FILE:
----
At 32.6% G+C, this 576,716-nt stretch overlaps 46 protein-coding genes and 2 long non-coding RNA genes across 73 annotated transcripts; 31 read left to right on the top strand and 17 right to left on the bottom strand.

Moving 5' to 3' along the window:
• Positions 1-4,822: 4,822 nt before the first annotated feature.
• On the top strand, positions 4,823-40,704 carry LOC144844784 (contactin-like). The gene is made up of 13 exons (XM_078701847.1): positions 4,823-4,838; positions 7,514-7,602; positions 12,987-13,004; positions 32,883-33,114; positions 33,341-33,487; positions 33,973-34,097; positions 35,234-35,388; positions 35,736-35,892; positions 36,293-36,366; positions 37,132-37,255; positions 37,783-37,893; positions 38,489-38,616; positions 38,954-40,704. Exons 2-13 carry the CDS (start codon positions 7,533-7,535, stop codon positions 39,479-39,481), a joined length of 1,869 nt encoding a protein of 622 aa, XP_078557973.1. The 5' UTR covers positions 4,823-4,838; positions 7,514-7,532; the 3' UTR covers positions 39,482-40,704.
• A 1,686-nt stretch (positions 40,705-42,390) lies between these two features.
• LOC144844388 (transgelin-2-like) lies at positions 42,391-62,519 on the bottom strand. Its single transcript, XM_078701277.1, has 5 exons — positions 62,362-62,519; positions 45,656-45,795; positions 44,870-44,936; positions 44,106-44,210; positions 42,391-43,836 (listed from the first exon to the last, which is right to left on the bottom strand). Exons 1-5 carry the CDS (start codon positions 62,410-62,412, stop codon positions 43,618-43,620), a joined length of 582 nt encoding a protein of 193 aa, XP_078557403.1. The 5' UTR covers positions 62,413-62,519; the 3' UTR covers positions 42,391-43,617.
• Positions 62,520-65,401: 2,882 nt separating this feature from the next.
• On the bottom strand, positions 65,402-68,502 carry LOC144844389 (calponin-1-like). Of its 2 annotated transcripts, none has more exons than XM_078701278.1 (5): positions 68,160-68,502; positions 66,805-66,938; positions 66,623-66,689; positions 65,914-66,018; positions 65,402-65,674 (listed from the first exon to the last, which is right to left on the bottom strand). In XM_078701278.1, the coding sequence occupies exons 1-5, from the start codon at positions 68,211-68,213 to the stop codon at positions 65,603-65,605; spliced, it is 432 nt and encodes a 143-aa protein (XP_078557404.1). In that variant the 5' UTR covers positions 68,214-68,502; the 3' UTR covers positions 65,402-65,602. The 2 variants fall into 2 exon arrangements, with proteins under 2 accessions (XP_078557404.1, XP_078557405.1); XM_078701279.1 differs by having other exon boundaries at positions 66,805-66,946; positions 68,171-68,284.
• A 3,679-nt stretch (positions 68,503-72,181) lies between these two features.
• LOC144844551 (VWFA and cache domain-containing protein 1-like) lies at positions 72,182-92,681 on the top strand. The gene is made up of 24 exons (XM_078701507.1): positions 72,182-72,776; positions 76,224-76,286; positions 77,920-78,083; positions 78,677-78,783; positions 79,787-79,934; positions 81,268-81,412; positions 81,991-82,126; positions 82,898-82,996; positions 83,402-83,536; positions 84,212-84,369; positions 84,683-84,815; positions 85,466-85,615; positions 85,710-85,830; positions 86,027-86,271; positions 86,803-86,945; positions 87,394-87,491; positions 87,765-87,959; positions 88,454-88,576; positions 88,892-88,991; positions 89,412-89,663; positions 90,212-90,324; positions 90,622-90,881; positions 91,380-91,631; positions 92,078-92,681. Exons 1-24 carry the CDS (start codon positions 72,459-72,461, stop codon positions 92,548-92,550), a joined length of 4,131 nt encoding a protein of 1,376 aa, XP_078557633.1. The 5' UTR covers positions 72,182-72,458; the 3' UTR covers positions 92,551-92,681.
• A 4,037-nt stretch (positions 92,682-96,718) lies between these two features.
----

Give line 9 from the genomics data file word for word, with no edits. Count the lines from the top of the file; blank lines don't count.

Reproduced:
• A 3,679-nt stretch (positions 68,503-72,181) lies between these two features.